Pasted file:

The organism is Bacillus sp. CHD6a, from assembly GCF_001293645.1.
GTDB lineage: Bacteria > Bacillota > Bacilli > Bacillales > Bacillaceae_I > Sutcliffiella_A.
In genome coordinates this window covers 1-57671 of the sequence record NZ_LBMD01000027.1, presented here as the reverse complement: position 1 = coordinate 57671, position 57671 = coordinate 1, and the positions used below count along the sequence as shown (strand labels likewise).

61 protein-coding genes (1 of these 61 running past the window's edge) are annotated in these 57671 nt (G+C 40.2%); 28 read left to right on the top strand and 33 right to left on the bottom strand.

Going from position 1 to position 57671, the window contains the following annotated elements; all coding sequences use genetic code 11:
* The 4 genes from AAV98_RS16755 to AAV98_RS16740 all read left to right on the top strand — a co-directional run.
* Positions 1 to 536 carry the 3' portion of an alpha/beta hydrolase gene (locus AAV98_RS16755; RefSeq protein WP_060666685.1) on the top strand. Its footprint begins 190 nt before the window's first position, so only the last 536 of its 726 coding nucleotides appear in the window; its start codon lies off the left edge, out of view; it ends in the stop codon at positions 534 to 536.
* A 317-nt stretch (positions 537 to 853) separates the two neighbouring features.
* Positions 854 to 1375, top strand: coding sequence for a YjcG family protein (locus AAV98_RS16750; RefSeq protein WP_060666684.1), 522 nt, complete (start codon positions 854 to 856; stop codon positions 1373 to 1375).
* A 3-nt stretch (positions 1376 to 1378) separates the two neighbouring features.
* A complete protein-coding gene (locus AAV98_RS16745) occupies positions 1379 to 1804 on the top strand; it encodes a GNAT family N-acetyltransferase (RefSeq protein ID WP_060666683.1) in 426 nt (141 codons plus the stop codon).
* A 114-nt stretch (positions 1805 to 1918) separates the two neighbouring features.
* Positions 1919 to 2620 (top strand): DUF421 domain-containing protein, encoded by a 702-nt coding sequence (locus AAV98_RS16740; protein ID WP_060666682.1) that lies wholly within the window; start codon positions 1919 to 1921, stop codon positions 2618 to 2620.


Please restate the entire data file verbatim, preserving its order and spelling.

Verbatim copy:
The organism is Bacillus sp. CHD6a, from assembly GCF_001293645.1.
GTDB lineage: Bacteria > Bacillota > Bacilli > Bacillales > Bacillaceae_I > Sutcliffiella_A.
In genome coordinates this window covers 1-57671 of the sequence record NZ_LBMD01000027.1, presented here as the reverse complement: position 1 = coordinate 57671, position 57671 = coordinate 1, and the positions used below count along the sequence as shown (strand labels likewise).

61 protein-coding genes (1 of these 61 running past the window's edge) are annotated in these 57671 nt (G+C 40.2%); 28 read left to right on the top strand and 33 right to left on the bottom strand.

Going from position 1 to position 57671, the window contains the following annotated elements; all coding sequences use genetic code 11:
* The 4 genes from AAV98_RS16755 to AAV98_RS16740 all read left to right on the top strand — a co-directional run.
* Positions 1 to 536 carry the 3' portion of an alpha/beta hydrolase gene (locus AAV98_RS16755; RefSeq protein WP_060666685.1) on the top strand. Its footprint begins 190 nt before the window's first position, so only the last 536 of its 726 coding nucleotides appear in the window; its start codon lies off the left edge, out of view; it ends in the stop codon at positions 534 to 536.
* A 317-nt stretch (positions 537 to 853) separates the two neighbouring features.
* Positions 854 to 1375, top strand: coding sequence for a YjcG family protein (locus AAV98_RS16750; RefSeq protein WP_060666684.1), 522 nt, complete (start codon positions 854 to 856; stop codon positions 1373 to 1375).
* A 3-nt stretch (positions 1376 to 1378) separates the two neighbouring features.
* A complete protein-coding gene (locus AAV98_RS16745) occupies positions 1379 to 1804 on the top strand; it encodes a GNAT family N-acetyltransferase (RefSeq protein ID WP_060666683.1) in 426 nt (141 codons plus the stop codon).
* A 114-nt stretch (positions 1805 to 1918) separates the two neighbouring features.
* Positions 1919 to 2620 (top strand): DUF421 domain-containing protein, encoded by a 702-nt coding sequence (locus AAV98_RS16740; protein ID WP_060666682.1) that lies wholly within the window; start codon positions 1919 to 1921, stop codon positions 2618 to 2620.